Sponsorship, Motorsport, Soccer, Global

Cryptocurrency in sports: why and how to take advantage of new coin proliferation

Sunny Singh, Van Hawke Sports chief executive, offers his thoughts on the exciting possibilities and perilous pitfalls of the blockchain boom.

by Guest Contributor
Cryptocurrency in sports: why and how to take advantage of new coin proliferation

Blockchain technologies and in particular cryptocurrencies exploded onto the main stage in 2017 with many a speculator watching the price of an unknown yet familiar virtual currency called Bitcoin skyrocket to a price of US$20,000 in December last year.

The cyptocurrency market seemingly corrected itself not long after, with the price of Bitcoin dropping to a more humble US$5,800 in June this year and now it seems once again (at the time of writing) to be climbing northward towards the US$9,000 mark. Despite its volatility, what has become apparent is that crypto is here to stay and with the emergence of this new asset class is an underlying technology called blockchain that is gradually seeping into the walks of everyday day life including sports.

Since opening the doors to Van Hawke Sports we have seen a momentous shift in how these new brands perceive sports as vital marketing assets.
It’s a hugely exciting time for the sports industry as a whole. Blockchain technology and cryptocurrency are creating new revenue verticals for right holders that simply did not exist as little as 12 months ago. Even existing household brands are leveraging the use of the word “blockchain” to drive up their share prices, Kodak’s stock rose more than 200 per cent following the announcement of KodakCoin. By general consensus, the market capitalisation of all cryptocurrencies (currently 1,694 according to Coinmarketcap.com) is expected to exceed US$1 trillion in 2018.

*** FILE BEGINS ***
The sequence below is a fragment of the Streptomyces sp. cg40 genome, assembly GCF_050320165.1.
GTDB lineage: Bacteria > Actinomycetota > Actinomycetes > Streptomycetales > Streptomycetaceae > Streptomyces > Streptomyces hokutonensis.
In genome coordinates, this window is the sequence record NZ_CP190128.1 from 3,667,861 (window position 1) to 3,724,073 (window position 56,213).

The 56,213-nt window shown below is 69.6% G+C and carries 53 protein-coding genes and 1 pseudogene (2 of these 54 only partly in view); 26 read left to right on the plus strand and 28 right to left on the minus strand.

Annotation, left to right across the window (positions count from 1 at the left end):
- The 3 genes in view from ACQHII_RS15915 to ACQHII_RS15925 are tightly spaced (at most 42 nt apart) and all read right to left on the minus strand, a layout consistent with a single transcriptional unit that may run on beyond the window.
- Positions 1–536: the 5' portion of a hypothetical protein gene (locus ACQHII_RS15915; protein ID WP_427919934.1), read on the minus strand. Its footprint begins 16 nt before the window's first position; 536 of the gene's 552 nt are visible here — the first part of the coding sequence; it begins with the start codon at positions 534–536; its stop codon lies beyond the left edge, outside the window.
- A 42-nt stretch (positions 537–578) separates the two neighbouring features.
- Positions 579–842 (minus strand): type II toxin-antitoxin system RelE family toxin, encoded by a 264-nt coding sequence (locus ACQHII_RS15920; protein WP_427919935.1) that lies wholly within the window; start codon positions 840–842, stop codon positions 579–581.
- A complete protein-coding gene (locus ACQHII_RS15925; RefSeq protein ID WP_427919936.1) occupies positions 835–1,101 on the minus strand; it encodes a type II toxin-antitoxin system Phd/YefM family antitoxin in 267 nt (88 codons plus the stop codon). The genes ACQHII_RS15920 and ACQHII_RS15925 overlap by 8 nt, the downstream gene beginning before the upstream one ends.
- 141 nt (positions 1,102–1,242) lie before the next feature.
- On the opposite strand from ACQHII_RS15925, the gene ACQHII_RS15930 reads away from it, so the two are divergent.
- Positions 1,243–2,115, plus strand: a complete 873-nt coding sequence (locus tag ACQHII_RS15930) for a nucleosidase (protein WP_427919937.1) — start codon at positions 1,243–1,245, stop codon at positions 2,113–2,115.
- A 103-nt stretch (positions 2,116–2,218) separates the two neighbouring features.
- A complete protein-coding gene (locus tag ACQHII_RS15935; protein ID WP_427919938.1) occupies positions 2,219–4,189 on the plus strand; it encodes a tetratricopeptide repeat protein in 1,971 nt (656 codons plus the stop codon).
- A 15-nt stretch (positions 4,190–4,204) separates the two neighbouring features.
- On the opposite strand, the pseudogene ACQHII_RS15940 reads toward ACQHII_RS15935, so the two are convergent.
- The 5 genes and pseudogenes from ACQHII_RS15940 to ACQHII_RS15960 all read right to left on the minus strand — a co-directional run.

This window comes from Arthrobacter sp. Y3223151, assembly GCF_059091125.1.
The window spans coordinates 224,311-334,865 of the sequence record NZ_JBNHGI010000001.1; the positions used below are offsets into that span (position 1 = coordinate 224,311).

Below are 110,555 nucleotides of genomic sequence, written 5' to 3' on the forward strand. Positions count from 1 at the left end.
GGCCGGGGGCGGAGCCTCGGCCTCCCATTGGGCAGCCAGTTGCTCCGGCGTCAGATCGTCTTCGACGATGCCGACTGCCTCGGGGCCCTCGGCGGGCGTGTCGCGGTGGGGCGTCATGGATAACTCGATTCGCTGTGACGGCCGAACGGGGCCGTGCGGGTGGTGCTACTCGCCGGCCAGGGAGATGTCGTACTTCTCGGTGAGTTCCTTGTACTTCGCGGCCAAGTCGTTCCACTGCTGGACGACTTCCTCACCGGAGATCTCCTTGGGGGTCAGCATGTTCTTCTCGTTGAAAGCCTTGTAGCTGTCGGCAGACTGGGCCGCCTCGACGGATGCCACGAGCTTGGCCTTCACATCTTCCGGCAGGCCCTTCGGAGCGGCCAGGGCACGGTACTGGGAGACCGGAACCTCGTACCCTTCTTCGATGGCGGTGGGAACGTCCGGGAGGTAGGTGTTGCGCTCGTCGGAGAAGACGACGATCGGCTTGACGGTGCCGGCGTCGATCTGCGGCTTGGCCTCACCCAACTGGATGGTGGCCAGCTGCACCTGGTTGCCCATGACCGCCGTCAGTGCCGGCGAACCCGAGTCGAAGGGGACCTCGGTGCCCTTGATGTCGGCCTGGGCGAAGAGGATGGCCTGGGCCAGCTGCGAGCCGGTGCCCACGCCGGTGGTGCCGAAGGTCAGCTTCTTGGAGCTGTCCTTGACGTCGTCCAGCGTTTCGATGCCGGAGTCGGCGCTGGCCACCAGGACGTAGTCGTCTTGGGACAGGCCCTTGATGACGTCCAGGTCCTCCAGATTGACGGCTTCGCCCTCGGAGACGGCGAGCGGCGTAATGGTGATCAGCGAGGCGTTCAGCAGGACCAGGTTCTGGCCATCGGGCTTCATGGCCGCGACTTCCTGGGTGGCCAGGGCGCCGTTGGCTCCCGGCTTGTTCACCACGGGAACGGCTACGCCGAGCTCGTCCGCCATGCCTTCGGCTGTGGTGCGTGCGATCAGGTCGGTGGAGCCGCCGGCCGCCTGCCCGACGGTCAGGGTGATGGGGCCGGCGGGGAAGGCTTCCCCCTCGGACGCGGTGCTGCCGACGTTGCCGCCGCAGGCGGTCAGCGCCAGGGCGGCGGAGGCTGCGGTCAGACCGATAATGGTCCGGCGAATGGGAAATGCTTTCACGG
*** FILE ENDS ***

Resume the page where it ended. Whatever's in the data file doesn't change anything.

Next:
However, there are a number of restrictions currently in place of crypto-based advertising from the incumbents such as Google, Facebook and Reddit which is driving these new brands to actively seek alternative ways to raise and enhance awareness on both a regional and global scale. This is where sports marketing comes into its own.

Arguably there is no better way to showcase your brand than to align it with a global sporting property that can feed your brand message directly to your target demographic. Already we are beginning to see blockchain and crypto brands entering into partner agreements within sports, such as English soccer giants Arsenal and Cashbet or Dragon Coin and Techeetah in Formula E, which they believe best fit this ideology and their marketing strategies.

Arguably there is no better way to showcase your brand than to align it with a global sporting property that can feed your brand message directly to your target demographic

There are also increasing number of sports ambassadors in place endorsing brands in this sector such as; Lionel Messi and Sirin Labs, Caroline Wozniacki and APP Lympo, both Eden Hazard and Sergio Aguero endorse All Sports Chain, James Rodriguez and his own JR10 token.